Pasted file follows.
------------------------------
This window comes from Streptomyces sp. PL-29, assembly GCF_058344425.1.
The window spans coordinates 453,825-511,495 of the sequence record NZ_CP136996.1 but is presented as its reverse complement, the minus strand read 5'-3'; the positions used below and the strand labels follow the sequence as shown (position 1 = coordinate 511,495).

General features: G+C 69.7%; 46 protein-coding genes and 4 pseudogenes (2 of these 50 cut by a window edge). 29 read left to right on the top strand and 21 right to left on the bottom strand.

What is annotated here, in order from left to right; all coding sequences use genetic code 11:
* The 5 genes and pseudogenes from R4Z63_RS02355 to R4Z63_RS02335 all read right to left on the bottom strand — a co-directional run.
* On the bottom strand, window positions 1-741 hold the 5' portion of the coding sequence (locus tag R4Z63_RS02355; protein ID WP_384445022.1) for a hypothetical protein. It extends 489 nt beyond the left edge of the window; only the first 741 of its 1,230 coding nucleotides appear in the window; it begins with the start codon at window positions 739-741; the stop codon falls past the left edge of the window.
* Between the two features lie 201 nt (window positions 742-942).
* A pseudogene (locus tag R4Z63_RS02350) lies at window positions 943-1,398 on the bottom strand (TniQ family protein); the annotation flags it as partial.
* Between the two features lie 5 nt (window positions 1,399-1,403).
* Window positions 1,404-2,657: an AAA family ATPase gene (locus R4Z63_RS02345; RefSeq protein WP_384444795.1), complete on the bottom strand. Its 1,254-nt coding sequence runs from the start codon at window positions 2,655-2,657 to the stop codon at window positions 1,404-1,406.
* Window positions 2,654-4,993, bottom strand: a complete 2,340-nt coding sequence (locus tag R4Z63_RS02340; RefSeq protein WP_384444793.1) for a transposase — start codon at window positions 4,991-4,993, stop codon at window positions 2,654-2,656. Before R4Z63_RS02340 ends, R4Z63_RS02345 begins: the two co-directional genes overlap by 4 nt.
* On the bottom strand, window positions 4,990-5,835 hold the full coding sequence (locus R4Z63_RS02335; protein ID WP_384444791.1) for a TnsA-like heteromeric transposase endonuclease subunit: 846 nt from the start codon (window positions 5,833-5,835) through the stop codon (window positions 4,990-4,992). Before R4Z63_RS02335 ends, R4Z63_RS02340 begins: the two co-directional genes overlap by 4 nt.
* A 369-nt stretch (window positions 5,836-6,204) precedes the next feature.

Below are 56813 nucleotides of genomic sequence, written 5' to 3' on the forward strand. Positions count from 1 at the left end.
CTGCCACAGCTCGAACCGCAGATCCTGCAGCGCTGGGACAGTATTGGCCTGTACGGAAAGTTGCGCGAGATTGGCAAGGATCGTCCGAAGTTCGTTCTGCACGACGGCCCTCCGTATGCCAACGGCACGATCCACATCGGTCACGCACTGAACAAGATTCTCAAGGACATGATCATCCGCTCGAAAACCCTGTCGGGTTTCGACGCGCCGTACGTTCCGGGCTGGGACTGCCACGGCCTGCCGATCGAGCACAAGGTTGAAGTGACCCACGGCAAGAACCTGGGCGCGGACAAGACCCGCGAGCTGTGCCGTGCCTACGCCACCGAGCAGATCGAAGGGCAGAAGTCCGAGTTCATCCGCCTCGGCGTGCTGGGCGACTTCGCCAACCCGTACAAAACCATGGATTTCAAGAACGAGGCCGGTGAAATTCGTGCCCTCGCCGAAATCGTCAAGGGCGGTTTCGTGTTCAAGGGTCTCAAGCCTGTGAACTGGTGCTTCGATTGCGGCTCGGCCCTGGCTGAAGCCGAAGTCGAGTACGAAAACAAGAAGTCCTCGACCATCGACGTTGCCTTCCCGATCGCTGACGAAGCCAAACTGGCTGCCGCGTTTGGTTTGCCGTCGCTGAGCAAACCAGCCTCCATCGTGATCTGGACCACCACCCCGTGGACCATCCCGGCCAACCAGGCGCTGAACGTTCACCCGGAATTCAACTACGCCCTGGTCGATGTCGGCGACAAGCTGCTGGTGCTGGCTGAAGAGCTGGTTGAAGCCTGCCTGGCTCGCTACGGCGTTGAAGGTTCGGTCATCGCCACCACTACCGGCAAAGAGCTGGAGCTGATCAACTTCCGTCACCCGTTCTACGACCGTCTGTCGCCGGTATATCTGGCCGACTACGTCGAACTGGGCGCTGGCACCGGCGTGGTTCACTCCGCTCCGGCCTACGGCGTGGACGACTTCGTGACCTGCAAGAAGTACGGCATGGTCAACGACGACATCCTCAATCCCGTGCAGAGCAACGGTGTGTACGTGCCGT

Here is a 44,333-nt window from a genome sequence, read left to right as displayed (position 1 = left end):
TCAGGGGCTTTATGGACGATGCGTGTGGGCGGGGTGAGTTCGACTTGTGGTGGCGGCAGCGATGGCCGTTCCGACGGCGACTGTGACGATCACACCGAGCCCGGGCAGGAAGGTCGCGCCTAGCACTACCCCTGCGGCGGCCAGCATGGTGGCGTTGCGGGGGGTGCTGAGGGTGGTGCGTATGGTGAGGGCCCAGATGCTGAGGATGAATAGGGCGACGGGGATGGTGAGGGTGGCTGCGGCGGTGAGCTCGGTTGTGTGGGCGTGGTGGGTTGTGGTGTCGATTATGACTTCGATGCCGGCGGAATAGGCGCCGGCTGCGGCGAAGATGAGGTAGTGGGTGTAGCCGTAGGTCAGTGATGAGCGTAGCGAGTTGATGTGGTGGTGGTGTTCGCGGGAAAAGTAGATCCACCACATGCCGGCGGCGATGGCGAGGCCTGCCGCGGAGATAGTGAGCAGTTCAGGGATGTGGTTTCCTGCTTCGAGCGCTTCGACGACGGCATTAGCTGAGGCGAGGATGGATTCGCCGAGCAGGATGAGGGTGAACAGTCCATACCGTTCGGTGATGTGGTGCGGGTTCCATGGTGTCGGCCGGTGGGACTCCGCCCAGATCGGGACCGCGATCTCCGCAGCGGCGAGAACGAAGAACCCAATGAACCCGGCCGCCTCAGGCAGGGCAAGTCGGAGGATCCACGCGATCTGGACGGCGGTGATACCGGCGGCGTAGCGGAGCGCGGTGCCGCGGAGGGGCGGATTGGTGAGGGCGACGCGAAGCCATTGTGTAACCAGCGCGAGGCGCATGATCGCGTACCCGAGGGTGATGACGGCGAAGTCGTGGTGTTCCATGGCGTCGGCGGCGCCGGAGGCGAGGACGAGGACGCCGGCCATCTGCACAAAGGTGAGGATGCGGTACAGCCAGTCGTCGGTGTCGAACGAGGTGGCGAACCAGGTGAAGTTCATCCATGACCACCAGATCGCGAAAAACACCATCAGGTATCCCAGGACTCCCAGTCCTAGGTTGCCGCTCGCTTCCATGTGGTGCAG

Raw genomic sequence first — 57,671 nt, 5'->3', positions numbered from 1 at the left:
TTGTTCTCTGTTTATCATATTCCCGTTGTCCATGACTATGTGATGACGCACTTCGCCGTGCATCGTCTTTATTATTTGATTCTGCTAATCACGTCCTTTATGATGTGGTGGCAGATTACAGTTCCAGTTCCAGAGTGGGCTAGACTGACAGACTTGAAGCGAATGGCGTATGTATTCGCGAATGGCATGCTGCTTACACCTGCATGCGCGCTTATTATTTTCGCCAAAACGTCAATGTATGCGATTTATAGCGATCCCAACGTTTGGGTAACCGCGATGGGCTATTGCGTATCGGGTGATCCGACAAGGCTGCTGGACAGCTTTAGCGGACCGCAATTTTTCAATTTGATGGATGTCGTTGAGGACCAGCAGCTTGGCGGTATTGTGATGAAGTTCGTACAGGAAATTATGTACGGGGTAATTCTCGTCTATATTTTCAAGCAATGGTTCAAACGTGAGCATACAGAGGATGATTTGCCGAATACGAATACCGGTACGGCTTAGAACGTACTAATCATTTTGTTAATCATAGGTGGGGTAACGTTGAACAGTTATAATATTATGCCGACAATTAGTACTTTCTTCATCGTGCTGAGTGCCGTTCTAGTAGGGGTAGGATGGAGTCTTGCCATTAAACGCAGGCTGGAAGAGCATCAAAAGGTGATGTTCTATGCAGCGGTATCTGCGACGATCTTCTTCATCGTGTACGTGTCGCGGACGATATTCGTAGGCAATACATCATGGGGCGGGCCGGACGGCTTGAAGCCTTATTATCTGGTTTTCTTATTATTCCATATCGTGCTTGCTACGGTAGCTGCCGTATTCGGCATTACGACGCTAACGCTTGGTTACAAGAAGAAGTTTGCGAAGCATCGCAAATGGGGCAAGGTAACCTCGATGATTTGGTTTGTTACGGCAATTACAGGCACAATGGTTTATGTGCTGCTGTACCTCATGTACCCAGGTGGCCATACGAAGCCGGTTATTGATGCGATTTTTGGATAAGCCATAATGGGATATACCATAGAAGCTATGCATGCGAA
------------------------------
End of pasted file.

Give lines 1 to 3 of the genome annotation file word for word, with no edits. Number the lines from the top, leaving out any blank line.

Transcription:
This window comes from Streptomyces sp. PL-29, assembly GCF_058344425.1.
The window spans coordinates 453,825-511,495 of the sequence record NZ_CP136996.1 but is presented as its reverse complement, the minus strand read 5'-3'; the positions used below and the strand labels follow the sequence as shown (position 1 = coordinate 511,495).

General features: G+C 69.7%; 46 protein-coding genes and 4 pseudogenes (2 of these 50 cut by a window edge). 29 read left to right on the top strand and 21 right to left on the bottom strand.